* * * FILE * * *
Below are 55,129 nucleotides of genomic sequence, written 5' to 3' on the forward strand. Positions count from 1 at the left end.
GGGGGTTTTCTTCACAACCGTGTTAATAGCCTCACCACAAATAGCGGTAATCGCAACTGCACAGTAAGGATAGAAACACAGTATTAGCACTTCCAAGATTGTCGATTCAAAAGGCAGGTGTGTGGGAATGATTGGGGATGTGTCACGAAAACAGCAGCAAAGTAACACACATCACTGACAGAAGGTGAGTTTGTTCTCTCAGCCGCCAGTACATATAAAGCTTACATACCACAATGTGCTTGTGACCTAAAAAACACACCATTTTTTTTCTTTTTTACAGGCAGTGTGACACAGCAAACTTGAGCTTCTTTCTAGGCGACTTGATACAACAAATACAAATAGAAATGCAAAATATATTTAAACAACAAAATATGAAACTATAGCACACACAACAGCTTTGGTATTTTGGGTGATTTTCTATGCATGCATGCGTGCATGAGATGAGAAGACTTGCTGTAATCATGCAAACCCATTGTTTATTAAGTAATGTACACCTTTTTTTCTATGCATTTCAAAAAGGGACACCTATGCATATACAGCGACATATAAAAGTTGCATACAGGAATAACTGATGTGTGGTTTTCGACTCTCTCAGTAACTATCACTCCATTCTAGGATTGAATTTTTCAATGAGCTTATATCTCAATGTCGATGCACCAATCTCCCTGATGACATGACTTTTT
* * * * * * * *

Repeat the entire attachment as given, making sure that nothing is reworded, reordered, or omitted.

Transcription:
Below are 55,129 nucleotides of genomic sequence, written 5' to 3' on the forward strand. Positions count from 1 at the left end.
GGGGGTTTTCTTCACAACCGTGTTAATAGCCTCACCACAAATAGCGGTAATCGCAACTGCACAGTAAGGATAGAAACACAGTATTAGCACTTCCAAGATTGTCGATTCAAAAGGCAGGTGTGTGGGAATGATTGGGGATGTGTCACGAAAACAGCAGCAAAGTAACACACATCACTGACAGAAGGTGAGTTTGTTCTCTCAGCCGCCAGTACATATAAAGCTTACATACCACAATGTGCTTGTGACCTAAAAAACACACCATTTTTTTTCTTTTTTACAGGCAGTGTGACACAGCAAACTTGAGCTTCTTTCTAGGCGACTTGATACAACAAATACAAATAGAAATGCAAAATATATTTAAACAACAAAATATGAAACTATAGCACACACAACAGCTTTGGTATTTTGGGTGATTTTCTATGCATGCATGCGTGCATGAGATGAGAAGACTTGCTGTAATCATGCAAACCCATTGTTTATTAAGTAATGTACACCTTTTTTTCTATGCATTTCAAAAAGGGACACCTATGCATATACAGCGACATATAAAAGTTGCATACAGGAATAACTGATGTGTGGTTTTCGACTCTCTCAGTAACTATCACTCCATTCTAGGATTGAATTTTTCAATGAGCTTATATCTCAATGTCGATGCACCAATCTCCCTGATGACATGACTTTTT